I won’t enter that labeling contest and consider whether it’s grimdark or something else. For me it’s just very dark fantasy filled with gallows humor and a total lack of mercy toward its protagonists. That authorial ruthlessness is coupled with a twisted sense of empathy: Abercrombie can write wonderfully complex characters, making the readers root for them – or at least understand them – in all their squalid, grasping insecurity. But at the same time, he always puts them in untenable positions, where literally every available alternative is bad. I can picture Abercrombie writing away at his keyboard with a maniacal glee as he concocts a living hell for all his characters: trapped between choices bad and worse, haunted by their own ineptitudes, flaws and lack of understanding of the bigger picture, torn between loyalties big and small, carried away by their own delusions, and always, always remaining their own worst enemies. But in the end, if we were to find the true culprit of the Circle of the World’s horrible predicament, it would not be any single one of Abercrombie’s protagonists; not even the whole host of them. It would be the social system created by people for people, propagated and maintained by its various parts throughout the centuries, which traps them all in a prison of their own making.
And yet, Abercrombie, the true son of the British Isles, still upholds the Hobbes’s desperate belief that what we’ve got is immeasurably better that what we would be left with without civilization:
„He had always thought of civilization as a machine, cast from rigid iron, everything riveted in its proper place. Now he saw it was a fabric gauzy as a bride’s veil. A tissue everyone agrees to leave in place, but one that can be ripped away in an instant. And hell lurks just beneath.” A Little Hatred, p. 216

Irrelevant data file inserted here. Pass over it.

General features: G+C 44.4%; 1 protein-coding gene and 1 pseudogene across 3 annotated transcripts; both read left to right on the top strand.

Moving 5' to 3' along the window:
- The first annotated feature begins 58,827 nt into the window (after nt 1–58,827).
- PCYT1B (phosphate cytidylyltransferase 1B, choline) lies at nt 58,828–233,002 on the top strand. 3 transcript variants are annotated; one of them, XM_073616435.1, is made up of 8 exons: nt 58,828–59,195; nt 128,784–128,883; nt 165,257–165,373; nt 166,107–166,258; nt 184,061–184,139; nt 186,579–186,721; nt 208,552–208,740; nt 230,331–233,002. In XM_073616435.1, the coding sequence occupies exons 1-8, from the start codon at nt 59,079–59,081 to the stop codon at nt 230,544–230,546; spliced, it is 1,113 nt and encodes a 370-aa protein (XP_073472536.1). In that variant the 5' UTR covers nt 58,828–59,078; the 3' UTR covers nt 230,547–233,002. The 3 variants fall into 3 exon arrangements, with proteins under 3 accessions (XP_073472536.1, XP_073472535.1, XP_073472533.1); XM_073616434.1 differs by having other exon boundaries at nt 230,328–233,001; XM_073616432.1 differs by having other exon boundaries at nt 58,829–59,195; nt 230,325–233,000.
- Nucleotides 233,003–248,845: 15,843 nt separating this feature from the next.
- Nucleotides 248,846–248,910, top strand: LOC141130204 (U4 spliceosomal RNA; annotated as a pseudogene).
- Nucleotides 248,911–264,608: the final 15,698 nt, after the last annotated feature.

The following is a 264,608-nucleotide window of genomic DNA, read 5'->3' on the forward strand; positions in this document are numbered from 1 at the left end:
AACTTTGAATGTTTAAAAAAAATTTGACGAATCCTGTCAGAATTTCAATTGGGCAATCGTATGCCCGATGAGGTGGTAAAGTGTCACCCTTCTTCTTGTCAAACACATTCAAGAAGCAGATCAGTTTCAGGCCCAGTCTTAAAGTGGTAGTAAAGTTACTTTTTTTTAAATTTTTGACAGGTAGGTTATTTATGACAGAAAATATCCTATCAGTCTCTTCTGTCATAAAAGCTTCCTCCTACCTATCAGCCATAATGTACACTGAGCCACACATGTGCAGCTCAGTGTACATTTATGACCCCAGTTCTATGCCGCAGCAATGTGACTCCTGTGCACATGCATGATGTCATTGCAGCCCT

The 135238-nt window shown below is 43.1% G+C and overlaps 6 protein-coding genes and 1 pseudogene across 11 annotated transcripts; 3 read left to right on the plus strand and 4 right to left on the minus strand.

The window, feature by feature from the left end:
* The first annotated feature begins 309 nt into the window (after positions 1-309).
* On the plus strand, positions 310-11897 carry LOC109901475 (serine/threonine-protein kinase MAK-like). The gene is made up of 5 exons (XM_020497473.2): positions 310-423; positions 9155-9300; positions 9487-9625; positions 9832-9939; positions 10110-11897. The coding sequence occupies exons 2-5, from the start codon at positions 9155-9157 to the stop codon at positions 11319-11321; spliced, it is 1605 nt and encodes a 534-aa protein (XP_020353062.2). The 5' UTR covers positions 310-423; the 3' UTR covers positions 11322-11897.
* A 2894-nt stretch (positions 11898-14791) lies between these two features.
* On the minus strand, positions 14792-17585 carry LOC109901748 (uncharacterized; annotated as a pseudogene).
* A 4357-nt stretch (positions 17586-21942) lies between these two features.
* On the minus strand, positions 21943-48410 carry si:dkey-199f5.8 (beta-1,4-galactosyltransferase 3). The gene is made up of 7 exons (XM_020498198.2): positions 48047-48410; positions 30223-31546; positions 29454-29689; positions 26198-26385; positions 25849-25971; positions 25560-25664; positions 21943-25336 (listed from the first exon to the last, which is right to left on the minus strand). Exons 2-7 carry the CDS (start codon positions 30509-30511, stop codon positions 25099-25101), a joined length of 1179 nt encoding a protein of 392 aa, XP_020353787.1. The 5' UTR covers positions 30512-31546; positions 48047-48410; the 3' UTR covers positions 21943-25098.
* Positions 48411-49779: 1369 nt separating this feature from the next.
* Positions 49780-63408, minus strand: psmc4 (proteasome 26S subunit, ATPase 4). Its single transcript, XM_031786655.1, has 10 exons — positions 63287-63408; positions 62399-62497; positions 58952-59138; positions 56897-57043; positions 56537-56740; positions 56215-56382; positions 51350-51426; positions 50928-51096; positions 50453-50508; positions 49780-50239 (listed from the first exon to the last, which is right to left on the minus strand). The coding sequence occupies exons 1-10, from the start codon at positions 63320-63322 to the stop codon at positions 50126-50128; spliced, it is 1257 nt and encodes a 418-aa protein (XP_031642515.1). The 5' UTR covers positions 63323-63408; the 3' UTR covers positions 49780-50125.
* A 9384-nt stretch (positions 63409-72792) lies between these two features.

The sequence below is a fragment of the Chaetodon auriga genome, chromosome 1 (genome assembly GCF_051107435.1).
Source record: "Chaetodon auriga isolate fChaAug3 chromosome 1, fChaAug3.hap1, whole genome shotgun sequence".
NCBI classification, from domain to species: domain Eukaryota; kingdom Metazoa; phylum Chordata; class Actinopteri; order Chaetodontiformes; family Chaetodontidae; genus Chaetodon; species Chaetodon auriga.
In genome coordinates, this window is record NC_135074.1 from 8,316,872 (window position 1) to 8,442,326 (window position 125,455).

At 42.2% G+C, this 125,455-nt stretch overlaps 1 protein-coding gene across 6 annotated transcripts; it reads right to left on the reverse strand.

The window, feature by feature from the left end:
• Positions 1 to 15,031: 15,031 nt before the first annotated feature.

Now that’s a cheery thought! 😉
As there’s no A Little Hatred review on our blog I won’t divulge the plot details for The Trouble with Peace; I only want to point out that because Abercrombie is following in Pratchett’s footsteps, the plot is actually not the strongest element of this book. Certain choices and outcomes seem forced, for the sake of the broader argument Abercrombie is making here: so once again, we have a war-ish thing with the North, growing restlessness and unease in the Union, and an even more pronounced conflict between the old and the young. But the character development largely makes up for the plot deficiencies. I must say I’ve grown to like Orso and Rikke quite a lot – only Ninefingers and Glokta are still higher on my personal list of Abercrombie’s favorite characters – so I shudder to think what will happen to them in the next novel.
Our evil Merlin is also still quite active – even more than in the previous book; and because with the onset of age of reason/madness/industrial revolution in the Circle of the World magic is said to be slowly leaching from the world, Bayaz has moved to richer pastures, i.e. banking system, creating a tight net of dependence around the Union and beyond. But as there are a few wonderfully nasty witches in his way this time, I’m very much looking forward to the concluding installment, The Wisdom of Crowds, set to be published in September 2021.